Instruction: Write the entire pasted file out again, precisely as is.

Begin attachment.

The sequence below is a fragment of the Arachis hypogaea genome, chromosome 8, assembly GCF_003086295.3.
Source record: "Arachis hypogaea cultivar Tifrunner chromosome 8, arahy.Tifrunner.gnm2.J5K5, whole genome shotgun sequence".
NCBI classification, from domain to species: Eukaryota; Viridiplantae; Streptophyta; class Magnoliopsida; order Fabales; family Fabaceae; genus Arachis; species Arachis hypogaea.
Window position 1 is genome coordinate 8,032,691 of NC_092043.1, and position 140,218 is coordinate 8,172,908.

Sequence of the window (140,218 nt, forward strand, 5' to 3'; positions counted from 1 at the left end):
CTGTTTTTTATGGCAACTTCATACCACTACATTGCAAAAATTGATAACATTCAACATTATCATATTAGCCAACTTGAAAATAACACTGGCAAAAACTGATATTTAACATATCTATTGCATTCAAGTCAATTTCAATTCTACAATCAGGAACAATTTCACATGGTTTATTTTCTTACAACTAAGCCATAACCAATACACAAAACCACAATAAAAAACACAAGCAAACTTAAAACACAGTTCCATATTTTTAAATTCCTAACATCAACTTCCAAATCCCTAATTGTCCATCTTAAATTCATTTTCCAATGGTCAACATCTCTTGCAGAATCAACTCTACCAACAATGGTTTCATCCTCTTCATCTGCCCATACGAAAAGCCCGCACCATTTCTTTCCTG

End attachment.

The sequence below is a fragment of the Arachis hypogaea genome, chromosome 8, assembly GCF_003086295.3.
Source record: "Arachis hypogaea cultivar Tifrunner chromosome 8, arahy.Tifrunner.gnm2.J5K5, whole genome shotgun sequence".
NCBI classification, from domain to species: Eukaryota; Viridiplantae; Streptophyta; class Magnoliopsida; order Fabales; family Fabaceae; genus Arachis; species Arachis hypogaea.
Window position 1 is genome coordinate 8,032,691 of NC_092043.1, and position 140,218 is coordinate 8,172,908.

Sequence of the window (140,218 nt, forward strand, 5' to 3'; positions counted from 1 at the left end):
CTGTTTTTTATGGCAACTTCATACCACTACATTGCAAAAATTGATAACATTCAACATTATCATATTAGCCAACTTGAAAATAACACTGGCAAAAACTGATATTTAACATATCTATTGCATTCAAGTCAATTTCAATTCTACAATCAGGAACAATTTCACATGGTTTATTTTCTTACAACTAAGCCATAACCAATACACAAAACCACAATAAAAAACACAAGCAAACTTAAAACACAGTTCCATATTTTTAAATTCCTAACATCAACTTCCAAATCCCTAATTGTCCATCTTAAATTCATTTTCCAATGGTCAACATCTCTTGCAGAATCAACTCTACCAACAATGGTTTCATCCTCTTCATCTGCCCATACGAAAAGCCCGCACCATTTCTTTCCTG